### Planning Ahead

Halloween is my second favourite holiday, and I couldn't be more excited about this year. To begin with, I missed it last year, so I need to compensate. Secondly, I will get to dress up for school, which is awesome. I've decided that for my school costume I want to be something math-related. I know it's super-dorky, but I am a math teacher after all. If I can't embrace the dorkiness (in an attempt to normalize it, of course), then this career path is not going to turn out well for me.

But what to wear? I am completely stumped as to what would make a good costume. I don't want to dress up like a famous mathematician because (1) even if I tell people, they still won't know who I am and (2) that's not fun. I also want to avoid just writing a lot of numbers on a shirt and being pi/the fibonacci sequence/whatever, because that's not so much a costume as it is a t-shirt with numbers on it.

Suggestions, please!

## 10 comments:

You could be a cartesian plane, and plot something neat-looking on your axes. Of course, you'd have to hold your arms out all day...

Math superhero! You would get to wear a cape, have a wall activity where kids could vote for your superpowers, sport a mask complete with logo. You and your CT could be a dangerous duo, fighting crime/idiocy with mathematical powers...of 10!. Of course, flying through the hallways would be a necessary (and excusable) activity.

Hmmm...but what to name a math superhero? Madam Calcutron?

BTW, I'm totally jealous that you get to dress up for Halloween. I'm going to carve a jack-o-lantern for the school if I can find the right kind of pumpkin. In the land of school uniforms I think that's just about the best I can do.

Binary woman? A take off on Roni's suggestion? Or be a ruler - now that would be true dorky.

Geetha,

Jason, son #2 taught math for 8 years at Howell High School (now assistant principal) and dressed for his freshman classes as The Count from sesame street. He had language down and a few jokes. He thought it went well. That's my input. How did you end up in Cal. student teaching for math?

Bill

PS - your mom is the favorite librarian at Emerson this year.

Suggestions from my school:

A student suggested you be a Mathmagician.

Sam suggested a square root and Mary suggested a little higher level and make it a cubic root. Make a cube (or square). Paint it to look like a carrot or other familiar root.

Beth suggested the triangular trigonometric mountain of SUCATOA. She assures me that that is an acronym for some trig process but I am not sure what it is or even if I spelled it correctly.

In my day you could have been a slide rule but I suppose that is a bit dated. I am still asking others for ideas.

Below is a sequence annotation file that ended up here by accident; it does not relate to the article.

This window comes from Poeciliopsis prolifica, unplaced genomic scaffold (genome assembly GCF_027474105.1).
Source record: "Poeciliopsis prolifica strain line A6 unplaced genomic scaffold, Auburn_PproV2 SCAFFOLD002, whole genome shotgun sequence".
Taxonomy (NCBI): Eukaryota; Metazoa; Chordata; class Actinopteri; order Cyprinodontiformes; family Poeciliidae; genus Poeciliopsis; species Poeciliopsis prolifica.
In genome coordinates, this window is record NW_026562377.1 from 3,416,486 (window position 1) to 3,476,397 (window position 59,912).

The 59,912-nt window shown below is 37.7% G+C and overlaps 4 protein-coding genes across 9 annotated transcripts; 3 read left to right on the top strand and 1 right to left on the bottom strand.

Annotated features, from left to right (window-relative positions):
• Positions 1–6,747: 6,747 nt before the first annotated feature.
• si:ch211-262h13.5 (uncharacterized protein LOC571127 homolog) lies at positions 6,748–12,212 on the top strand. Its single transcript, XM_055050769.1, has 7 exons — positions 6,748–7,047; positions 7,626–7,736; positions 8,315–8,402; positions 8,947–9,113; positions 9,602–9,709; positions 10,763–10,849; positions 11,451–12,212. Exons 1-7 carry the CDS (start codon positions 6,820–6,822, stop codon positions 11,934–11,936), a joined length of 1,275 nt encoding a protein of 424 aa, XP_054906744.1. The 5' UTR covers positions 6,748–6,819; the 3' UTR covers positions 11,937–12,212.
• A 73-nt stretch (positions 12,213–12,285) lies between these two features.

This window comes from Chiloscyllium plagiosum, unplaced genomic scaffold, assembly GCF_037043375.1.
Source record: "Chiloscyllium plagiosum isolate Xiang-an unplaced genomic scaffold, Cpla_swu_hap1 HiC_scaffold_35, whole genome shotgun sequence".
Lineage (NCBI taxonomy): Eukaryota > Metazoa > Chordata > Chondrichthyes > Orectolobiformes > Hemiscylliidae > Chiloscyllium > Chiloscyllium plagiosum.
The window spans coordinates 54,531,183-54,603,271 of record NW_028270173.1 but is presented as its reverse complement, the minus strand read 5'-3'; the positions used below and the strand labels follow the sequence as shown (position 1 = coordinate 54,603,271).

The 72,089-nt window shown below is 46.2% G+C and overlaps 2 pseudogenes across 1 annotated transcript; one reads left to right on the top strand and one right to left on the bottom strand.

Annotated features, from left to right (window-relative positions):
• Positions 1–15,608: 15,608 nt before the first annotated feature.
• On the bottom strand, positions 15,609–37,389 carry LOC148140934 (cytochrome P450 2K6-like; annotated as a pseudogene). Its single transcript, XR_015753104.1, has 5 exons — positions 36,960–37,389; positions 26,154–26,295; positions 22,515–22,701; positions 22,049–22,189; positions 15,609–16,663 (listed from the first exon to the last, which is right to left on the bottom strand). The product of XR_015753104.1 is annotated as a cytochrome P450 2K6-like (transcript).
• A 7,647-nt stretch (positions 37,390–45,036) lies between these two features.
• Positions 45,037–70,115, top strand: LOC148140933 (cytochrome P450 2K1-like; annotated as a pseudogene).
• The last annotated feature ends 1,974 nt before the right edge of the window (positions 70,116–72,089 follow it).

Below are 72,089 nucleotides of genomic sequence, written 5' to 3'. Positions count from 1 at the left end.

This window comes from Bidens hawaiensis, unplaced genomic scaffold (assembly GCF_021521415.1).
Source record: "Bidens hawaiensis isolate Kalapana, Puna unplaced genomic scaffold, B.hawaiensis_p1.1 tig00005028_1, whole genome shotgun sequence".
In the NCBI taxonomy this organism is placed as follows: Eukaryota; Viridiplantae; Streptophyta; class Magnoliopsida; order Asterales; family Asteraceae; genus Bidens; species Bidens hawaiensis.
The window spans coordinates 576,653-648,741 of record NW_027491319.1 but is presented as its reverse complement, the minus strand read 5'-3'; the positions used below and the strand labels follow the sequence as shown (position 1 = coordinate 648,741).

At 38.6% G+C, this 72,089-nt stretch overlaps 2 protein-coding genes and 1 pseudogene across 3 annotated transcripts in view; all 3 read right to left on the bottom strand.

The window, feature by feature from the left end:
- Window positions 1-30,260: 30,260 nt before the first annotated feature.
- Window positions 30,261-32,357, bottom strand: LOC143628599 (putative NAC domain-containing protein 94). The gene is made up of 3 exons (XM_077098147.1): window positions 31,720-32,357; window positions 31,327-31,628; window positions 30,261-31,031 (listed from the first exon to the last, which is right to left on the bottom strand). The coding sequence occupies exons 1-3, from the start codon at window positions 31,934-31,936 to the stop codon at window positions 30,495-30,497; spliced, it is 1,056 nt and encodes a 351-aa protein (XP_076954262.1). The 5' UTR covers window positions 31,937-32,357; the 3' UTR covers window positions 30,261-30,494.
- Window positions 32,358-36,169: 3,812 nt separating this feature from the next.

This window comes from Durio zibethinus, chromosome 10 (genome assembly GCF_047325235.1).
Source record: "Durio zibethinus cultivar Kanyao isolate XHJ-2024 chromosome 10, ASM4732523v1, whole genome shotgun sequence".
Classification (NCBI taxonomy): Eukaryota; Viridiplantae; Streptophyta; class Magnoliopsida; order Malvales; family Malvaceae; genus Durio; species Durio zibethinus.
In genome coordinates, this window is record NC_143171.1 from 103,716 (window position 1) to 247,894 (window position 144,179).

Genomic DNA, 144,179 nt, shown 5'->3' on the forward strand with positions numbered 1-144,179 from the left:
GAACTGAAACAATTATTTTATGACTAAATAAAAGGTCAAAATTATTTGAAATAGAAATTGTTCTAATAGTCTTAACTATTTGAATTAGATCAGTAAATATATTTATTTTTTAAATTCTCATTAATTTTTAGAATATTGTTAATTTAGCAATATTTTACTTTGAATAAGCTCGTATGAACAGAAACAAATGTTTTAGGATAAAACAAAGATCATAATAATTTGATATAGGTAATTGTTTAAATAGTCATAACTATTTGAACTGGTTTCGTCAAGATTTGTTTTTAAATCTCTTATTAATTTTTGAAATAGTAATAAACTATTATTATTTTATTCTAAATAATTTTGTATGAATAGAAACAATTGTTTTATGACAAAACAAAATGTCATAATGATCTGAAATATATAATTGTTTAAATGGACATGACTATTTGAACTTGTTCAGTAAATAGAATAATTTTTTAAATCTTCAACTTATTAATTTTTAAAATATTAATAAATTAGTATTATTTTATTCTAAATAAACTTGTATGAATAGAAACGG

Good luck

I have been Long John Division in the past. You could just add math symbols to, or instead of the Jolly Roger. It also lends itself to the treasure hunt as a math lesson.

In High School, one of my teachers arrived as Sister Mary Hypoteneuse, with a compass in place of the crucifix on her rosary, as well as a protractor in place of the ruler used to swat children. Clearly a Catholic school education left a nasty mark on a few of my old faculty.

If I think of anything else ...

MEF

Several people have suggested some variations of pi--an apple pie with radius and circumference somehow coordinated. You could do a square pie of some sort because, as we all know, pi are squared.

Or a pie chart of some sort.

Somewhere is the perfect costume.

I have the Dean of the UM School of Information (formerly head of the Computer Science Dept.) on this.

You better let us all know what is the final choice.

Geetha:

You are good at calculus, so you could carry a calculus integration sign in your left hand and a Sigma sign on the right hand (like bow and arrow. A gown with Square root and Pi signs. A beard to show that you are a mathematician (my biases show). You will need someone to carry the goodie basket.

An irrational number--with wild hair and maybe even a straight jacket.

A proper or improper fraction. I envision a proper fraction having a little pill box hat and white gloves. The improper fraction would be more fun in a setting where you don't have to make any attempts to be teacherly.

Pi rat--A rat with lots of pi signs or other pi references.

Someone beat me to the square pie idea. Here's another: you could go as a flower that illustrates the fibonacci sequence, which all flower petals do, so you'd have lots of choices.

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